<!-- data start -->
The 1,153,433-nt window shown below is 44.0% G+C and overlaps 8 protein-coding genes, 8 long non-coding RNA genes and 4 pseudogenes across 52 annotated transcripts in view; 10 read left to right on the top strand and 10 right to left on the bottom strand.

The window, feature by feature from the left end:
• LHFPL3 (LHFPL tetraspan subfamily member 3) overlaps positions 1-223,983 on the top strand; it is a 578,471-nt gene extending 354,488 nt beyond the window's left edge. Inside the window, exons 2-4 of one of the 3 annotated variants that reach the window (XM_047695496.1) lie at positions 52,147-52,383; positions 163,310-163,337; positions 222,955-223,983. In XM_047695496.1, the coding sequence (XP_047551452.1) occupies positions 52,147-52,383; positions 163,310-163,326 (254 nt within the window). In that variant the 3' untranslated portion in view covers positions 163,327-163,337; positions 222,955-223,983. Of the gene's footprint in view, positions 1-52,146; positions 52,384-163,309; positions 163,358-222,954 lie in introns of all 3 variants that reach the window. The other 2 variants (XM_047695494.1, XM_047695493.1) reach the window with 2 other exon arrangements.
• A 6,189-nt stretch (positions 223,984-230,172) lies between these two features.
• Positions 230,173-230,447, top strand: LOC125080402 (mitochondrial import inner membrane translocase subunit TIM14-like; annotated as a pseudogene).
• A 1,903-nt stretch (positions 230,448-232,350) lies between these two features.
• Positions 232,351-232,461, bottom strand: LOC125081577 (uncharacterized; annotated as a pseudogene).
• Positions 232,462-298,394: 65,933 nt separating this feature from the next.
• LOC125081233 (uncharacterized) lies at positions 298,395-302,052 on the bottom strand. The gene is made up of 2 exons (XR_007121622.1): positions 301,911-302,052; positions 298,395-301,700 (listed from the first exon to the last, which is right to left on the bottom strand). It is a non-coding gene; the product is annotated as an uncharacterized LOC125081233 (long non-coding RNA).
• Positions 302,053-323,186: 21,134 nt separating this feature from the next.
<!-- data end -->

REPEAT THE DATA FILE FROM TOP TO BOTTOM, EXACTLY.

The 1,153,433-nt window shown below is 44.0% G+C and overlaps 8 protein-coding genes, 8 long non-coding RNA genes and 4 pseudogenes across 52 annotated transcripts in view; 10 read left to right on the top strand and 10 right to left on the bottom strand.

The window, feature by feature from the left end:
• LHFPL3 (LHFPL tetraspan subfamily member 3) overlaps positions 1-223,983 on the top strand; it is a 578,471-nt gene extending 354,488 nt beyond the window's left edge. Inside the window, exons 2-4 of one of the 3 annotated variants that reach the window (XM_047695496.1) lie at positions 52,147-52,383; positions 163,310-163,337; positions 222,955-223,983. In XM_047695496.1, the coding sequence (XP_047551452.1) occupies positions 52,147-52,383; positions 163,310-163,326 (254 nt within the window). In that variant the 3' untranslated portion in view covers positions 163,327-163,337; positions 222,955-223,983. Of the gene's footprint in view, positions 1-52,146; positions 52,384-163,309; positions 163,358-222,954 lie in introns of all 3 variants that reach the window. The other 2 variants (XM_047695494.1, XM_047695493.1) reach the window with 2 other exon arrangements.
• A 6,189-nt stretch (positions 223,984-230,172) lies between these two features.
• Positions 230,173-230,447, top strand: LOC125080402 (mitochondrial import inner membrane translocase subunit TIM14-like; annotated as a pseudogene).
• A 1,903-nt stretch (positions 230,448-232,350) lies between these two features.
• Positions 232,351-232,461, bottom strand: LOC125081577 (uncharacterized; annotated as a pseudogene).
• Positions 232,462-298,394: 65,933 nt separating this feature from the next.
• LOC125081233 (uncharacterized) lies at positions 298,395-302,052 on the bottom strand. The gene is made up of 2 exons (XR_007121622.1): positions 301,911-302,052; positions 298,395-301,700 (listed from the first exon to the last, which is right to left on the bottom strand). It is a non-coding gene; the product is annotated as an uncharacterized LOC125081233 (long non-coding RNA).
• Positions 302,053-323,186: 21,134 nt separating this feature from the next.